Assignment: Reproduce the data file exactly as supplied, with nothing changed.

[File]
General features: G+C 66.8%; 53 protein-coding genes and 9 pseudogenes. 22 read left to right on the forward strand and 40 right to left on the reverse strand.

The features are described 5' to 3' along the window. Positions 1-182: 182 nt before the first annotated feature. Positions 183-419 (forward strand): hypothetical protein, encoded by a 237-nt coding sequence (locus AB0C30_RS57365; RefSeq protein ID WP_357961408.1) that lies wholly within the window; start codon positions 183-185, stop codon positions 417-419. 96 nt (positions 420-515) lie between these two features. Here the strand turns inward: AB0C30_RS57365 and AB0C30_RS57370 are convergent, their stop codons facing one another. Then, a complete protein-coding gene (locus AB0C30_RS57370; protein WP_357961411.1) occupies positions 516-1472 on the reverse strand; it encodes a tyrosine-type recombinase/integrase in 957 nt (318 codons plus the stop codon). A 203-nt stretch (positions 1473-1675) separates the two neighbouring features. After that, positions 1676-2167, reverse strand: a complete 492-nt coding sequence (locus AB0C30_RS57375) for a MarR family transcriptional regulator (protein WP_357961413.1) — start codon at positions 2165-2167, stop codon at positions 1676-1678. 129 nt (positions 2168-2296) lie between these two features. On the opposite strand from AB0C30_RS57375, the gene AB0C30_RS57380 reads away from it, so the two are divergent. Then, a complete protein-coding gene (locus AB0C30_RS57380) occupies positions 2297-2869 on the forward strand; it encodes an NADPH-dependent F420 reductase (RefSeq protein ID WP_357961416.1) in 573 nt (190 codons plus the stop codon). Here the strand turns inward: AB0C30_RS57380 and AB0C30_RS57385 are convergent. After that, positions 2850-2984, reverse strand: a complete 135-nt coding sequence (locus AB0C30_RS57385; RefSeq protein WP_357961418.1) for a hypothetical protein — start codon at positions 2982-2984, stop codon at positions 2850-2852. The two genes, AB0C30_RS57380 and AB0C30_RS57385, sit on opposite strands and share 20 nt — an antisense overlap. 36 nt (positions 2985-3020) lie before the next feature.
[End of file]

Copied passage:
General features: G+C 66.8%; 53 protein-coding genes and 9 pseudogenes. 22 read left to right on the forward strand and 40 right to left on the reverse strand.

The features are described 5' to 3' along the window. Positions 1-182: 182 nt before the first annotated feature. Positions 183-419 (forward strand): hypothetical protein, encoded by a 237-nt coding sequence (locus AB0C30_RS57365; RefSeq protein ID WP_357961408.1) that lies wholly within the window; start codon positions 183-185, stop codon positions 417-419. 96 nt (positions 420-515) lie between these two features. Here the strand turns inward: AB0C30_RS57365 and AB0C30_RS57370 are convergent, their stop codons facing one another. Then, a complete protein-coding gene (locus AB0C30_RS57370; protein WP_357961411.1) occupies positions 516-1472 on the reverse strand; it encodes a tyrosine-type recombinase/integrase in 957 nt (318 codons plus the stop codon). A 203-nt stretch (positions 1473-1675) separates the two neighbouring features. After that, positions 1676-2167, reverse strand: a complete 492-nt coding sequence (locus AB0C30_RS57375) for a MarR family transcriptional regulator (protein WP_357961413.1) — start codon at positions 2165-2167, stop codon at positions 1676-1678. 129 nt (positions 2168-2296) lie between these two features. On the opposite strand from AB0C30_RS57375, the gene AB0C30_RS57380 reads away from it, so the two are divergent. Then, a complete protein-coding gene (locus AB0C30_RS57380) occupies positions 2297-2869 on the forward strand; it encodes an NADPH-dependent F420 reductase (RefSeq protein ID WP_357961416.1) in 573 nt (190 codons plus the stop codon). Here the strand turns inward: AB0C30_RS57380 and AB0C30_RS57385 are convergent. After that, positions 2850-2984, reverse strand: a complete 135-nt coding sequence (locus AB0C30_RS57385; RefSeq protein WP_357961418.1) for a hypothetical protein — start codon at positions 2982-2984, stop codon at positions 2850-2852. The two genes, AB0C30_RS57380 and AB0C30_RS57385, sit on opposite strands and share 20 nt — an antisense overlap. 36 nt (positions 2985-3020) lie before the next feature.